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Indeed, what she felt was a sort of horror which left her absolutely in the full possession of all her faculties; more difficult to bear, perhaps, for that reason, but not paralysing to her fortitude.

Heyst in his turn smiled at her.

"I really don't know that there is any reason to be frightened."

"I mean I am not frightened for myself."

“I believe you are very plucky,” he said. The colour had returned to her face. “I,” continued Heyst, "am so rebellious to outward impressions that I can't say that much about myself. I don't react with sufficient distinctness." He changed his tone. “You know I went to see those men first thing this morning."

“I know. Be careful!” she murmured.

"I wonder how one can be careful! I had a long talk with—but I don't believe you have seen them. One of them is a fantastically thin, long person, apparently ailing; I shouldn't wonder if he were really so. He makes rather a point of it in a mysterious manner. He must have suffered from tropical fevers, but not so much as he tries to make out. He's what people would call a gentleman. He seemed on the point of volunteering a tale of his adventures -for which I didn't ask him but remarked that it was a long story; some other time, perhaps.

“I suppose you would like to know who I am ?' he asked me.

"I told him I would leave it to him, in a tone which, between gentlemen, could have left no doubt in his mind. He raised himself on his elbow—he was lying down on the camp-bed—and said:

“I am he who is—

Lena seemed not to be listening; but when Heyst paused, she turned her head quickly to him. He took it for a movement of inquiry, but in this he was wrong. A great vagueness enveloped her impressions, but all her energy was concentrated on the struggle that she wanted to take upon herself, in a great exaltation of love and self-sacrifice, which is woman's sublime faculty; altogether on herself, every bit of it, leaving him nothing, not even the knowledge of what she did, if that were possible. She would have liked to lock him up by some stratagem. Had she known of some means to put him to sleep for days she would have used incantations or philtres without misgivings. He seemed to her too good for such contacts, and not sufficiently equipped. This last feeling had nothing to do with the material fact of the revolver being stolen. She could hardly appreciate that fact at its full value.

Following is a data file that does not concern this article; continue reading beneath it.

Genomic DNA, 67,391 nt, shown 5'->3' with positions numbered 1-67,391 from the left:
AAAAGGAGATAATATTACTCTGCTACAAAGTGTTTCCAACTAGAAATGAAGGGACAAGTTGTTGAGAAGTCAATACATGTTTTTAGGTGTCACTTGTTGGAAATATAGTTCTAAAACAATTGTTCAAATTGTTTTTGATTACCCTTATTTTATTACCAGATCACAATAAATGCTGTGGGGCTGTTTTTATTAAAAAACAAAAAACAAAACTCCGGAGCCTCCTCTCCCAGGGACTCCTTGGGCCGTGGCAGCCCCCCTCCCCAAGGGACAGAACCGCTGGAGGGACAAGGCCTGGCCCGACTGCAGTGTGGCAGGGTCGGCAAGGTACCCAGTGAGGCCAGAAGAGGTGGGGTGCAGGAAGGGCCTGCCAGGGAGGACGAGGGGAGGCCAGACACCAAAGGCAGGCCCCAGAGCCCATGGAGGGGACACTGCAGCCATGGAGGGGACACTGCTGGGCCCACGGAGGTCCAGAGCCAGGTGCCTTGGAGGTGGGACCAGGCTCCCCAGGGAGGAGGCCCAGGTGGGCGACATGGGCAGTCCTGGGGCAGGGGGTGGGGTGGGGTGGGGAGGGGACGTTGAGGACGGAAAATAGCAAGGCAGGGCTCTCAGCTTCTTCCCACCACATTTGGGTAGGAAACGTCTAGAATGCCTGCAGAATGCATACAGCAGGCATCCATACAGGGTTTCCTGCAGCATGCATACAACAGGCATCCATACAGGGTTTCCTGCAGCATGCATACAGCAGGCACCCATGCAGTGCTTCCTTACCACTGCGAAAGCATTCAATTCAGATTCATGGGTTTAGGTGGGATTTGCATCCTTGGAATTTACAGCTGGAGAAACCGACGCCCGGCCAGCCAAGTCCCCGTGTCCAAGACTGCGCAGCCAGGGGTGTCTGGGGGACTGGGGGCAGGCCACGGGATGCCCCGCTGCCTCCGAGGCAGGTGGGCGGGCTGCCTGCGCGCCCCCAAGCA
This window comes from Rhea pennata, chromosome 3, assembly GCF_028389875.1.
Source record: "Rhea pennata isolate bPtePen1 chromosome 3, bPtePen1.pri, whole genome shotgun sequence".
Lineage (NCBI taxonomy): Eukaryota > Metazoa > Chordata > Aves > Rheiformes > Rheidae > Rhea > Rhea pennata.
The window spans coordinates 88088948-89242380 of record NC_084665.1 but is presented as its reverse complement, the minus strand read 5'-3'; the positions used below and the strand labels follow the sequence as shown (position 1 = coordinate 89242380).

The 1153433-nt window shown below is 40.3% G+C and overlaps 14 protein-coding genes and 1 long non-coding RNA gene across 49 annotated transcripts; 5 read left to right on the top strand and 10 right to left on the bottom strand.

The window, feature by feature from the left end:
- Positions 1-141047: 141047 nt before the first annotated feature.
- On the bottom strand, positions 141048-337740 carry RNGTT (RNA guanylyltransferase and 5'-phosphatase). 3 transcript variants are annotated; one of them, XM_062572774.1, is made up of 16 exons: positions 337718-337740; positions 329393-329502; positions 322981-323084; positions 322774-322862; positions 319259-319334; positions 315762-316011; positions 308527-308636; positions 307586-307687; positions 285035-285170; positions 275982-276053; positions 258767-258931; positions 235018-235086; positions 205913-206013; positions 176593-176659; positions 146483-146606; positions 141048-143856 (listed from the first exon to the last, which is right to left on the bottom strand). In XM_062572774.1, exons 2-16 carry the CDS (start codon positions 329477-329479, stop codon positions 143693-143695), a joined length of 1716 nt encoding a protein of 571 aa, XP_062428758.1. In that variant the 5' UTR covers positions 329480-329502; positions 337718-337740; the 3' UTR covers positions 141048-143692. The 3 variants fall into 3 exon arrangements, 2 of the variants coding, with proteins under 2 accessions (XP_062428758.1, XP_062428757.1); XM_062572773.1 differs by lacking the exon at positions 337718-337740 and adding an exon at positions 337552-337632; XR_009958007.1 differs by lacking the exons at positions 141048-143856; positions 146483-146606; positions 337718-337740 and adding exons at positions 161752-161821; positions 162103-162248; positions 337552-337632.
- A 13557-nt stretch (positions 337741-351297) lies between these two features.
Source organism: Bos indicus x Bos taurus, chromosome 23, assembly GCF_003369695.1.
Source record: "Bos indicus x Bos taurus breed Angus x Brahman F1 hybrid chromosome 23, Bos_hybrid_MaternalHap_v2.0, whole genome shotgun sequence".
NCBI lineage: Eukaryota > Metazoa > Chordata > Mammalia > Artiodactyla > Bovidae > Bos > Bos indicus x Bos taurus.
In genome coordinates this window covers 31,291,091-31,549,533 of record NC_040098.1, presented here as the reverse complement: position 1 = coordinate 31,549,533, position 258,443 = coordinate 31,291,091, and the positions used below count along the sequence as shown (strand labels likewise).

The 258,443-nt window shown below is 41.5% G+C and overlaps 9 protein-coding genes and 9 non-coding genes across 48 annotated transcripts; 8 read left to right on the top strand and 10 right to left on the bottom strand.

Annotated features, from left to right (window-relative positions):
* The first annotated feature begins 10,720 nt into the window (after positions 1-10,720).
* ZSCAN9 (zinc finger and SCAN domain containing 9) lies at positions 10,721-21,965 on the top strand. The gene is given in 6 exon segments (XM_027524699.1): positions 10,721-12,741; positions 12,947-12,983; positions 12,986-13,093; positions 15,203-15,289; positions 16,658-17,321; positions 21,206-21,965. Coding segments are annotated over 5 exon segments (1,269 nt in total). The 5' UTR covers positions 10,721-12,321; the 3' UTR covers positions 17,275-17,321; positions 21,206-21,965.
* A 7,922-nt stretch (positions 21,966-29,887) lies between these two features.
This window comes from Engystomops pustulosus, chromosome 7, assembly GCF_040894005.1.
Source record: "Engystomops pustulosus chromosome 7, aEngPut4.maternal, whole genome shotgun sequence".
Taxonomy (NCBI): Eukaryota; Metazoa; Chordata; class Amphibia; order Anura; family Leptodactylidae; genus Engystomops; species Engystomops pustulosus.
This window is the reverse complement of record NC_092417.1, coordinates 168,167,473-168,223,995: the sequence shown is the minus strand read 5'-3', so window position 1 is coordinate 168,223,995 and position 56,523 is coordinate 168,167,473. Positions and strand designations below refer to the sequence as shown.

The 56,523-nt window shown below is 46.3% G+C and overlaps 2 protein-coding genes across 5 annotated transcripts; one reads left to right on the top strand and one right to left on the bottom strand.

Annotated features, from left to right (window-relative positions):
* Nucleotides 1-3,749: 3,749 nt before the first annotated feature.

Observing her eyes fixed and as if sightless—for the concentration on her purpose took all expression

out of them-Heyst imagined it to be the effect of a great mental effort.

“No use asking me what he meant, Lena; I don't know, and I did not ask him. The gentleman, as I have told you before, seems devoted to mystification. I said nothing, and he laid down his head again on the bundle of rugs he uses for a pillow. He affects a state of great weakness, but I suspect that he's perfectly capable of leaping to his feet if he likes. Having been ejected, he said, from his proper social sphere because he had refused to conform to certain usual conventions, he was a rebel now, and was coming and going up and down the earth. I told him that I had heard that sort of story about somebody else before. His grin is really ghastly. He confessed that I was very far from the sort of man he expected to meet. Then he said: